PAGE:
Knimbus hopes to connect researchers across the world
Niche social networking sites and forums online are trying to fill the gaps, where the likes of Facebook might fail.
Knimbus, a New Delhi-headquartered start-up, targets one such critical niche users — researchers worldwide — and seeks to provide them with a platform to access cutting-edge journals and network with people from their fields of study.
Knimbus co-founder Rahul Agarwalla says the service hopes to address the serious aspirations of researchers, in India and abroad. India, he points out, trails the rest of the world by a distance in research and development, and also in contributions to scientific, technical and medical journals.
Currently, the country has only 2.2 per cent of the world's R&D professionals contributing to around 0.7 per cent of journal articles and 0.2 per cent of patents. Research productivity has a high correlation with the amount of research (a scientist typically reads 280 articles a year) and the nature of research works is more collaborative than individual (93 per cent of the world's published research is co-authored). The scientific, technical & medical (STM) information sector is estimated to be worth $24.9 billion.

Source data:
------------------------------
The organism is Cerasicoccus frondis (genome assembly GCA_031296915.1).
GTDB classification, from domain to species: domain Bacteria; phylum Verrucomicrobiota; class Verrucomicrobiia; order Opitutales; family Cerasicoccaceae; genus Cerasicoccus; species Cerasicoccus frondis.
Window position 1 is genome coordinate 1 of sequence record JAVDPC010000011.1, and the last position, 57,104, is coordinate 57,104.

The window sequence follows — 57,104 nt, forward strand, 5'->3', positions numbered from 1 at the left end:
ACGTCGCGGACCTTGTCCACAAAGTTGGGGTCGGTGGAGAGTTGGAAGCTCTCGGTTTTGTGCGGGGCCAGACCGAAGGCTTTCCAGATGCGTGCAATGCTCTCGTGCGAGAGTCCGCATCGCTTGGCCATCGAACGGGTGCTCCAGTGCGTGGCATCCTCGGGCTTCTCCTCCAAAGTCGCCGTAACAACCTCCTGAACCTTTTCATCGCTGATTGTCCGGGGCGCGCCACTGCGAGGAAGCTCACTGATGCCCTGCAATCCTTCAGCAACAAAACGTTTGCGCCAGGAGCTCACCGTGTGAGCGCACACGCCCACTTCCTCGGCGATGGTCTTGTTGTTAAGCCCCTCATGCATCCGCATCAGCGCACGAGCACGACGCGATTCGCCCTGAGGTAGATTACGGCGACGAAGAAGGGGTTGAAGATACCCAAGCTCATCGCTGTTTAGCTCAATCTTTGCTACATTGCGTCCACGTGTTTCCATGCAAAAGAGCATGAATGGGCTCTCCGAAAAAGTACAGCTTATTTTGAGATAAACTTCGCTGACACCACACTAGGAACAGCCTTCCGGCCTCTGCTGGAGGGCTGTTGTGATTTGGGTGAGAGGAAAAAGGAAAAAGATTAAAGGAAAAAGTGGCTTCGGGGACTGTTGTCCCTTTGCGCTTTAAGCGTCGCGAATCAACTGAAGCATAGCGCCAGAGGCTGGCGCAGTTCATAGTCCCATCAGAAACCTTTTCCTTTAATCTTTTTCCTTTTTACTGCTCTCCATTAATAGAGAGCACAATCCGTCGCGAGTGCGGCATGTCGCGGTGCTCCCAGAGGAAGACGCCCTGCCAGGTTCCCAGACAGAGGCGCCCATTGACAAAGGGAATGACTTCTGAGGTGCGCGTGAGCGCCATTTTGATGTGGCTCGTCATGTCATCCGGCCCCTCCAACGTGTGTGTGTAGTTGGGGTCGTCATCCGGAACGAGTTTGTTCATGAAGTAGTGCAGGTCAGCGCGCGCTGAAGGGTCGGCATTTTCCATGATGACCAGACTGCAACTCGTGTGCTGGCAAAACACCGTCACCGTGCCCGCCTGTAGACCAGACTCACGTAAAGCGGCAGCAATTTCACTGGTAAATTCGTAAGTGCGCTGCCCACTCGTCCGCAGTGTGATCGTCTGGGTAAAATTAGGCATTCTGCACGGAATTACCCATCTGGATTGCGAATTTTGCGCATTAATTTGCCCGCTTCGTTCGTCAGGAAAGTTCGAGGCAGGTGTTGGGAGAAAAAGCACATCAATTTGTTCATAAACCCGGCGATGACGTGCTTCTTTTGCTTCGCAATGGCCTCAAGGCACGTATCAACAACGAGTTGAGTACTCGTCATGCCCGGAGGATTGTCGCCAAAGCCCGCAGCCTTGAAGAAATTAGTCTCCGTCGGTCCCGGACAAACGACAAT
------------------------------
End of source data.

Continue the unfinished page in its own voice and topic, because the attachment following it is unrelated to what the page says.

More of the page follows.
Since its launch two years ago, Knimbus has reached out to more than 450 campuses in the country, including the IITs and the IIMs and also the state-run research institutions such as the CSIR laboratories and DRDO. It has provided researchers with a platform for real-time search across millions of articles, books, patents; facility to share articles and tags; and an opportunity to create shared projects and build profiles and peer networks.
But this is just the beginning. As the network further reaches out to the critical mass, Mr. Agarwalla says, the analytics engine will be able to give both institutions and researchers helpful insights. “Already, some research organisations are asking us if the networks will be able to provide leads on what are the growth areas, and which sector to concentrate upon to earn the biggest bang for the buck invested.”
Knimbus hopes to become a mix of Google and LinkedIn for researchers online; a place to find relevant information and link with relevant people. The articles listed under the Knimbus search engine include both paid-for content from leading STM publishers as well as content from open source communities like the Open Science Project that is publishing free content.
For more information, visit www.knimbus.com.